So, what about inline?  According to w3schools, an inline element does not start on a new line and it only takes up as much width as necessary.

See the Pen
Inline element example
by Joe Steinbring (@steinbring)
on CodePen.

In the above example, there are still 4 inner divs contained within 1 outer div but you’ll notice that it no longer fills 100% of the width.  Instead, it just uses the space that it needs for the content.

So, what about inline-block?  According to w3schools, compared to display: inline, the major difference is that display: inline-block allows to set a width and height on the element.  Also, compared to display: block, the major difference is that display: inline-block does not add a line-break after the element, so the element can sit next to other elements.

See the Pen
Inline-block element example
by Joe Steinbring (@steinbring)
on CodePen.

In the above example, the 4 inner divs still only fill the space that they need to fill but now you can see more of the outer div’s border and there is a right margin to the inner divs.

 

So, let’s try adding padding and margins to the three examples.

 

Block:

See the Pen
Block element example 2
by Joe Steinbring (@steinbring)
on CodePen.

 

Inline:

See the Pen
Inline element example 2
by Joe Steinbring (@steinbring)
on CodePen.

 

Inline-block:

See the Pen
Inline-block element example 2
by Joe Steinbring (@steinbring)
on CodePen.

 

So, to recap a bit …

 

Block elements:

  • Force a line break after the element
  • Is 100% width if it isn’t defined otherwise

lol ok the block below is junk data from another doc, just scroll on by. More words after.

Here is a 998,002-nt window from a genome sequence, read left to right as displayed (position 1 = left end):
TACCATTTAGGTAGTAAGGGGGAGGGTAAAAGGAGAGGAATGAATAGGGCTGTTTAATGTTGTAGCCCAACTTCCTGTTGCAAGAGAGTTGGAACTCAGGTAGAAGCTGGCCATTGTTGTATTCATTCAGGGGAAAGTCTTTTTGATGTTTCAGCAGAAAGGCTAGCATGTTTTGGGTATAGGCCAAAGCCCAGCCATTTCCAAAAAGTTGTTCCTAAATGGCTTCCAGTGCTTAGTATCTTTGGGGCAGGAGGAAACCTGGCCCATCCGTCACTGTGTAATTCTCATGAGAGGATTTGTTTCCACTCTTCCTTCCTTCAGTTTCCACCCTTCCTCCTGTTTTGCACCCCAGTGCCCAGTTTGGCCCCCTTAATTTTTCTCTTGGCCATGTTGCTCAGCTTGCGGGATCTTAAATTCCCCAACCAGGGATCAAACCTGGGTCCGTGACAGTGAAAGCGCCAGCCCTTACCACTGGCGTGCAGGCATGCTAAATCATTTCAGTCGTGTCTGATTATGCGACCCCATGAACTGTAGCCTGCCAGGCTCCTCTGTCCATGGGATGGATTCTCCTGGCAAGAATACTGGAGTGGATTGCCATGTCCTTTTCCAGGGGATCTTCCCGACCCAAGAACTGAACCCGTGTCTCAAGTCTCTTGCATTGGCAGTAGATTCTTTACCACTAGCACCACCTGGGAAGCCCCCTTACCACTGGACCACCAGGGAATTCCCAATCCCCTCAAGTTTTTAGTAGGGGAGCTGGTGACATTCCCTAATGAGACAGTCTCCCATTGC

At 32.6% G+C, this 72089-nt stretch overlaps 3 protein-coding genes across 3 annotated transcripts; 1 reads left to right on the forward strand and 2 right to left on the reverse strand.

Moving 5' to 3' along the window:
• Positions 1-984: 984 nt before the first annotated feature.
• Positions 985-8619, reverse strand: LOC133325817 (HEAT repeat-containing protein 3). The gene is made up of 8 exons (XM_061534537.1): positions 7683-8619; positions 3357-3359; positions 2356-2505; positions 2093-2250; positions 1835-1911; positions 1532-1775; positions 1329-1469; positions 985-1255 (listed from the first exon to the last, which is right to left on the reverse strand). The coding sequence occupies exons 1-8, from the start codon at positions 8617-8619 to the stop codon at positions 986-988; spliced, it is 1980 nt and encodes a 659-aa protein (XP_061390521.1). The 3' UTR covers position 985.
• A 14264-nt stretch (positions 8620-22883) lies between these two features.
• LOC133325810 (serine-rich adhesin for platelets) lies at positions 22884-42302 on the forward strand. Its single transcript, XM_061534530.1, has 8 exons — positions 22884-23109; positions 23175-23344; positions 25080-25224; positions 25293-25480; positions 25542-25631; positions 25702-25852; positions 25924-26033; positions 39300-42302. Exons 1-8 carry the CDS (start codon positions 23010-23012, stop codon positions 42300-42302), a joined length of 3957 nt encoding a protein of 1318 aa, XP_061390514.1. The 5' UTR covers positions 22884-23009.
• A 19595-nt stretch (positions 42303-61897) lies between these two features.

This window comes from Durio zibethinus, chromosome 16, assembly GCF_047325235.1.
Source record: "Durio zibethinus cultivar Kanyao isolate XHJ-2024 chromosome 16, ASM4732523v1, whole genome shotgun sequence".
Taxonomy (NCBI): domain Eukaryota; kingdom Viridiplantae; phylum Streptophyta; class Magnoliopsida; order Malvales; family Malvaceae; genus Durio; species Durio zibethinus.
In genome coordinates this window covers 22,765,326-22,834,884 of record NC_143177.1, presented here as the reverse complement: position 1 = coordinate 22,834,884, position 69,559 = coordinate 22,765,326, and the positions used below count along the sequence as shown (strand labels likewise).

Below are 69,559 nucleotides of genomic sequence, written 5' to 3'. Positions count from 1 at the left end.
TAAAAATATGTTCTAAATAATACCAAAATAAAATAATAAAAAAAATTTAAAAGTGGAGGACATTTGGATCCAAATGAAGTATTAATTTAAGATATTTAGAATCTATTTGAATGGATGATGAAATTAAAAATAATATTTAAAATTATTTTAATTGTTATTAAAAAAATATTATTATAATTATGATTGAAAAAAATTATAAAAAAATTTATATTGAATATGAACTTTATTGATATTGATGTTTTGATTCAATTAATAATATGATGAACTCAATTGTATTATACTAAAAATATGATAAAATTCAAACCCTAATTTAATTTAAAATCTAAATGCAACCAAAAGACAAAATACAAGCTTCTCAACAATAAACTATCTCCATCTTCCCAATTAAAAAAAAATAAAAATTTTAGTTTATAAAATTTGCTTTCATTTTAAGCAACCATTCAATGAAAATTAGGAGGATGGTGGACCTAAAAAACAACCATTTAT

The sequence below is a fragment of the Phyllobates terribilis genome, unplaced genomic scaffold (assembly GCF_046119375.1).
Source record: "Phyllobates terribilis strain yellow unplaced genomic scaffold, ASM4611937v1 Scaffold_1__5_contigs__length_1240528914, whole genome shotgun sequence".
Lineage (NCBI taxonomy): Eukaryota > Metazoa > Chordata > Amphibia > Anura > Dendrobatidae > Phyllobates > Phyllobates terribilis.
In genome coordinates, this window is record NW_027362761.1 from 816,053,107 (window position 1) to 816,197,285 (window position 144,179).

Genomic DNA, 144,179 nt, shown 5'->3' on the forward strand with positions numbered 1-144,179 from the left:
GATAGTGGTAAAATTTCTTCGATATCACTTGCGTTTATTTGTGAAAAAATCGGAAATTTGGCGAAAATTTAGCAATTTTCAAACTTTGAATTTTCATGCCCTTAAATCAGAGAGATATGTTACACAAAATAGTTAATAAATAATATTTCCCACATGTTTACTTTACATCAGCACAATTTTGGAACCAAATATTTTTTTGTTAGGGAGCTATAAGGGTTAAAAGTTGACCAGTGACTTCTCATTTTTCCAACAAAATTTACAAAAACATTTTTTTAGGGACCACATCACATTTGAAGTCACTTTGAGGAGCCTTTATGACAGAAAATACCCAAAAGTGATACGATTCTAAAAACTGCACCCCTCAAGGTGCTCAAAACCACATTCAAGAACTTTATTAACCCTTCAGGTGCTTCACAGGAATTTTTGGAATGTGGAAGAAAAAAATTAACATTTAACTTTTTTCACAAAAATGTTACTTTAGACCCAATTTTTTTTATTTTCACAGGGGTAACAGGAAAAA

Inline elements:

  • Allows elements to sit to their right and left
  • Does not respect widths and heights
  • Does respect right and left margins and padding but not top and bottom

Inline-block elements:

  • Allows elements to sit to their right and left
  • Does respect widths and heights
  • Does respect top and bottom margins and padding

 

Have a question, comment, etc?  Feel free to drop a comment, below.

 

[ Cover photo by William Warby on Unsplash ]

Fixing JWS.app: The “Superfeed” (Part 1)

One of the goals for JWS.app was for it to pull in activity from a bunch of sources and update itself.  That is the reason why I created the “superfeed”.  Let’s start by looking at its current state.

See the Pen
JWS.app – Superfeed (Before)
by Joe Steinbring (@steinbring)
on CodePen.

Getting the content from the photo blog, the blog, dev, github, and the two tumblr blogs and interleaving the content was tricky enough.  When it came to displaying the updates, I just used an unordered list in version 1.  I couldn’t immediately think of an alternative.  In previous weeks, we have leveraged Bulma.  I figured that we could use it again.

See the Pen
JWS.app – Superfeed (After – Option 1)
by Joe Steinbring (@steinbring)
on CodePen.

The above example uses Bulma‘s Media Objects.  This look is similar to what you see with things like twitter.  It feels like a lot of waste, so let’s try another option.

See the Pen
JWS.app – Superfeed (After – Option 2)
by Joe Steinbring (@steinbring)
on CodePen.

This might be my favorite option, so far.  This example uses Bulma‘s Cards.  My goals were for long-form posts (like this) to be more prominent and to do something mildly similar to Microsoft’s Metro design language.

I am not completely sure if the Bulma Card solution is best option or not but I do think that there is a next step to this.  Previously, we looked at the Notifications API and that got me thinking about incorporating push notifications.  I might need to add some sort of Modal (to have something to link to), though.

 

[ Cover photo by AbsolutVision on Unsplash ]